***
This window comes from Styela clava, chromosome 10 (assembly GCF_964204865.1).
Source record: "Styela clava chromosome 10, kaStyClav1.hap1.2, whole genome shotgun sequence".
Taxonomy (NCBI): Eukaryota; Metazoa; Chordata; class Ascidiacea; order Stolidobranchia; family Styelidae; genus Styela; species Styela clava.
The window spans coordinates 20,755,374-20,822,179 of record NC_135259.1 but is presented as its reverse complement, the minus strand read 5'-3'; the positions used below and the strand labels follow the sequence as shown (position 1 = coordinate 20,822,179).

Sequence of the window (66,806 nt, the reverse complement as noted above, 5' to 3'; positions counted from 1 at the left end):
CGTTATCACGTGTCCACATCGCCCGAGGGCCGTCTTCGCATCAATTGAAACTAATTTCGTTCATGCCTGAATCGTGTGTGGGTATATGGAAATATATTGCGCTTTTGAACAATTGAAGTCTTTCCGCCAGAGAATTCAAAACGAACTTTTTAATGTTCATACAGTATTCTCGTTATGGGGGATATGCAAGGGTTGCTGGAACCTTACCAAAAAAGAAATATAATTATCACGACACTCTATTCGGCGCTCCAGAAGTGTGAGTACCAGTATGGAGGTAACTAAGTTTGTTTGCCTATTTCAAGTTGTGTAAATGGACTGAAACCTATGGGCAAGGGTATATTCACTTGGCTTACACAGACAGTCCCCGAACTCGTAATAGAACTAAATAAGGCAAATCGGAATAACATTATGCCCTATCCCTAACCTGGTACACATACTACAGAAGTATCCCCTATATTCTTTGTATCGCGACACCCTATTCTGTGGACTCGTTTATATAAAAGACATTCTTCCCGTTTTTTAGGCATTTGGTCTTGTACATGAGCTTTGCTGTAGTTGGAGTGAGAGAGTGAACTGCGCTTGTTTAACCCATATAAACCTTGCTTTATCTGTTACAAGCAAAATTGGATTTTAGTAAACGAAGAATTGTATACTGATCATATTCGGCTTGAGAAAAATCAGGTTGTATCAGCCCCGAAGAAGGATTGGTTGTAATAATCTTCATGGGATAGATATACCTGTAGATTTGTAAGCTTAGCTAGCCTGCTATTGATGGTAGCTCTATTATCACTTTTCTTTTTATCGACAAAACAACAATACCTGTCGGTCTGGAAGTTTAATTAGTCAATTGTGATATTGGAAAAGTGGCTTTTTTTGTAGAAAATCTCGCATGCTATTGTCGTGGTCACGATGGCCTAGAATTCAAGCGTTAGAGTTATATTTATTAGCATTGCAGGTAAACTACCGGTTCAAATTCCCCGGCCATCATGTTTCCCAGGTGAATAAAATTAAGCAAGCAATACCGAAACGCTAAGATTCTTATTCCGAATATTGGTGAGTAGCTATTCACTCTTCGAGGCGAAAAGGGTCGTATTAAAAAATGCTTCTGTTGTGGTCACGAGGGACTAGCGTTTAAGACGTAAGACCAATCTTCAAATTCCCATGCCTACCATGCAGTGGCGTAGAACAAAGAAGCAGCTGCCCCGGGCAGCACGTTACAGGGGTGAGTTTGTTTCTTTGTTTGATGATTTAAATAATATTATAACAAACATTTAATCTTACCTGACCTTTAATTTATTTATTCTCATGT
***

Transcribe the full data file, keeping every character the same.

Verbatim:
This window comes from Styela clava, chromosome 10 (assembly GCF_964204865.1).
Source record: "Styela clava chromosome 10, kaStyClav1.hap1.2, whole genome shotgun sequence".
Taxonomy (NCBI): Eukaryota; Metazoa; Chordata; class Ascidiacea; order Stolidobranchia; family Styelidae; genus Styela; species Styela clava.
The window spans coordinates 20,755,374-20,822,179 of record NC_135259.1 but is presented as its reverse complement, the minus strand read 5'-3'; the positions used below and the strand labels follow the sequence as shown (position 1 = coordinate 20,822,179).

Sequence of the window (66,806 nt, the reverse complement as noted above, 5' to 3'; positions counted from 1 at the left end):
CGTTATCACGTGTCCACATCGCCCGAGGGCCGTCTTCGCATCAATTGAAACTAATTTCGTTCATGCCTGAATCGTGTGTGGGTATATGGAAATATATTGCGCTTTTGAACAATTGAAGTCTTTCCGCCAGAGAATTCAAAACGAACTTTTTAATGTTCATACAGTATTCTCGTTATGGGGGATATGCAAGGGTTGCTGGAACCTTACCAAAAAAGAAATATAATTATCACGACACTCTATTCGGCGCTCCAGAAGTGTGAGTACCAGTATGGAGGTAACTAAGTTTGTTTGCCTATTTCAAGTTGTGTAAATGGACTGAAACCTATGGGCAAGGGTATATTCACTTGGCTTACACAGACAGTCCCCGAACTCGTAATAGAACTAAATAAGGCAAATCGGAATAACATTATGCCCTATCCCTAACCTGGTACACATACTACAGAAGTATCCCCTATATTCTTTGTATCGCGACACCCTATTCTGTGGACTCGTTTATATAAAAGACATTCTTCCCGTTTTTTAGGCATTTGGTCTTGTACATGAGCTTTGCTGTAGTTGGAGTGAGAGAGTGAACTGCGCTTGTTTAACCCATATAAACCTTGCTTTATCTGTTACAAGCAAAATTGGATTTTAGTAAACGAAGAATTGTATACTGATCATATTCGGCTTGAGAAAAATCAGGTTGTATCAGCCCCGAAGAAGGATTGGTTGTAATAATCTTCATGGGATAGATATACCTGTAGATTTGTAAGCTTAGCTAGCCTGCTATTGATGGTAGCTCTATTATCACTTTTCTTTTTATCGACAAAACAACAATACCTGTCGGTCTGGAAGTTTAATTAGTCAATTGTGATATTGGAAAAGTGGCTTTTTTTGTAGAAAATCTCGCATGCTATTGTCGTGGTCACGATGGCCTAGAATTCAAGCGTTAGAGTTATATTTATTAGCATTGCAGGTAAACTACCGGTTCAAATTCCCCGGCCATCATGTTTCCCAGGTGAATAAAATTAAGCAAGCAATACCGAAACGCTAAGATTCTTATTCCGAATATTGGTGAGTAGCTATTCACTCTTCGAGGCGAAAAGGGTCGTATTAAAAAATGCTTCTGTTGTGGTCACGAGGGACTAGCGTTTAAGACGTAAGACCAATCTTCAAATTCCCATGCCTACCATGCAGTGGCGTAGAACAAAGAAGCAGCTGCCCCGGGCAGCACGTTACAGGGGTGAGTTTGTTTCTTTGTTTGATGATTTAAATAATATTATAACAAACATTTAATCTTACCTGACCTTTAATTTATTTATTCTCATGT